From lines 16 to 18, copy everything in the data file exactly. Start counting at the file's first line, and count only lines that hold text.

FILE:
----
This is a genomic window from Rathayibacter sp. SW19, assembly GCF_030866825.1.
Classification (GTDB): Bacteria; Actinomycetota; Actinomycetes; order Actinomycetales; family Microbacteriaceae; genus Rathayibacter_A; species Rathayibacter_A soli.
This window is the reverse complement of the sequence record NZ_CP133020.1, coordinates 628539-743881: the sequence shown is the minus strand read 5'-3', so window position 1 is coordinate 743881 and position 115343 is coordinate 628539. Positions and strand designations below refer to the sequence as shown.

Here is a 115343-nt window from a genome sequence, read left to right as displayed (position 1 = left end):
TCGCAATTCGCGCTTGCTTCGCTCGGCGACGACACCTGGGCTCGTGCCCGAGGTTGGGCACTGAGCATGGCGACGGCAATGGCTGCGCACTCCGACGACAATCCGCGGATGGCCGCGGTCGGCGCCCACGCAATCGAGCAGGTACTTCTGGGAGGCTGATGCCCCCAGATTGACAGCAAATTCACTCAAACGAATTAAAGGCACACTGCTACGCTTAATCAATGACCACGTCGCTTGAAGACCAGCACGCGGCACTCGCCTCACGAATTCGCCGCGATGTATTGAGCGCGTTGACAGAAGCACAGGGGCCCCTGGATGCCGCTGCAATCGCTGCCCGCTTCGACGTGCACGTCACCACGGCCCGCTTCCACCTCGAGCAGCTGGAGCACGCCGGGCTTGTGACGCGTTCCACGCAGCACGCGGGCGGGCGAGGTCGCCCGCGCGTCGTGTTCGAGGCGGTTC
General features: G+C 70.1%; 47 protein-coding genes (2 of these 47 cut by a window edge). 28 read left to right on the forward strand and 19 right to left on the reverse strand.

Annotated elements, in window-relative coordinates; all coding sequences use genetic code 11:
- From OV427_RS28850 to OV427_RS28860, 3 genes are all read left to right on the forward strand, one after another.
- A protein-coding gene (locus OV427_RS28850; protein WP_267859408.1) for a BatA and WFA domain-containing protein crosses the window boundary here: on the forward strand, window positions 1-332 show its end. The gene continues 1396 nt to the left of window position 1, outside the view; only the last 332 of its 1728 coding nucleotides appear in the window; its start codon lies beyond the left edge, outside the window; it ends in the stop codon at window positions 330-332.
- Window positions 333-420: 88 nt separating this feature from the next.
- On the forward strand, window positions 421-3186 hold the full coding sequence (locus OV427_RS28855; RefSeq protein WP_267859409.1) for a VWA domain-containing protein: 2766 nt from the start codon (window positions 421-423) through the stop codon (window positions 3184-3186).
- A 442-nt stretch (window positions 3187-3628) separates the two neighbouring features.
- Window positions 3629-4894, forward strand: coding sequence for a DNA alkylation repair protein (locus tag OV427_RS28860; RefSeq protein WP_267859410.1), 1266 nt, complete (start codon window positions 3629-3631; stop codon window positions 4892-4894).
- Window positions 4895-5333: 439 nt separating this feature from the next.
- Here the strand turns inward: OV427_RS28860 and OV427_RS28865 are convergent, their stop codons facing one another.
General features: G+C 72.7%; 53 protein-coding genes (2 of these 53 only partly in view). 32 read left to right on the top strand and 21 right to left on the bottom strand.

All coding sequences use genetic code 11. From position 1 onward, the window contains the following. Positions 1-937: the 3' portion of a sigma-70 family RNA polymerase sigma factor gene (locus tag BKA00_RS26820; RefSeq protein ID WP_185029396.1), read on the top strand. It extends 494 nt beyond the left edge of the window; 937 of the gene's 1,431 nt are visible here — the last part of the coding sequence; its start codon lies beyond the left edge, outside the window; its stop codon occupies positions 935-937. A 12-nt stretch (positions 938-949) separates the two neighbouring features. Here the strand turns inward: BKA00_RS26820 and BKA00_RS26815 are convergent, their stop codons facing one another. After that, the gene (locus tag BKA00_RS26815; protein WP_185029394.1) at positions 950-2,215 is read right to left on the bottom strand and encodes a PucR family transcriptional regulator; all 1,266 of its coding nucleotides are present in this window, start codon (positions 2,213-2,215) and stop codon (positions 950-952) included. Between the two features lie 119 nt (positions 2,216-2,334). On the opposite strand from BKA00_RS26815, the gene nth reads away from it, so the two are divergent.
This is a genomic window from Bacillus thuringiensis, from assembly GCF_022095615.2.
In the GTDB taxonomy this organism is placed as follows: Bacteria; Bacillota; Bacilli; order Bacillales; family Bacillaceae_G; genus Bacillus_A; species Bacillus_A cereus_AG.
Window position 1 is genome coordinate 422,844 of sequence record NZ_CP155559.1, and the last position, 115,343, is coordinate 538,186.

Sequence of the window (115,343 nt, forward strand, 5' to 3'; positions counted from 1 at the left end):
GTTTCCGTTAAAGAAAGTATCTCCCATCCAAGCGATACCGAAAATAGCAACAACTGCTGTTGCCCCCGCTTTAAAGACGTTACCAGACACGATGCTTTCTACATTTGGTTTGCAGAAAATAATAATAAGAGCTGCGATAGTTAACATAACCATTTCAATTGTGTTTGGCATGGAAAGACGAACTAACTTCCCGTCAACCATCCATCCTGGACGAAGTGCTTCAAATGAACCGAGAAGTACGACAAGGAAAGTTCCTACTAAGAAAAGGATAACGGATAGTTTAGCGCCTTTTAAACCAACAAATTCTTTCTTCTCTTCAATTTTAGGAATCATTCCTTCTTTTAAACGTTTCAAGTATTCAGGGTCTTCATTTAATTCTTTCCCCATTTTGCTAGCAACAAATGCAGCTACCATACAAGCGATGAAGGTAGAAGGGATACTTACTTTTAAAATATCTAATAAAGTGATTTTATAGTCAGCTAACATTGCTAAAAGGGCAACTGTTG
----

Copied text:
General features: G+C 72.7%; 53 protein-coding genes (2 of these 53 only partly in view). 32 read left to right on the top strand and 21 right to left on the bottom strand.

All coding sequences use genetic code 11. From position 1 onward, the window contains the following. Positions 1-937: the 3' portion of a sigma-70 family RNA polymerase sigma factor gene (locus tag BKA00_RS26820; RefSeq protein ID WP_185029396.1), read on the top strand. It extends 494 nt beyond the left edge of the window; 937 of the gene's 1,431 nt are visible here — the last part of the coding sequence; its start codon lies beyond the left edge, outside the window; its stop codon occupies positions 935-937. A 12-nt stretch (positions 938-949) separates the two neighbouring features. Here the strand turns inward: BKA00_RS26820 and BKA00_RS26815 are convergent, their stop codons facing one another. After that, the gene (locus tag BKA00_RS26815; protein WP_185029394.1) at positions 950-2,215 is read right to left on the bottom strand and encodes a PucR family transcriptional regulator; all 1,266 of its coding nucleotides are present in this window, start codon (positions 2,213-2,215) and stop codon (positions 950-952) included. Between the two features lie 119 nt (positions 2,216-2,334). On the opposite strand from BKA00_RS26815, the gene nth reads away from it, so the two are divergent.
This is a genomic window from Bacillus thuringiensis, from assembly GCF_022095615.2.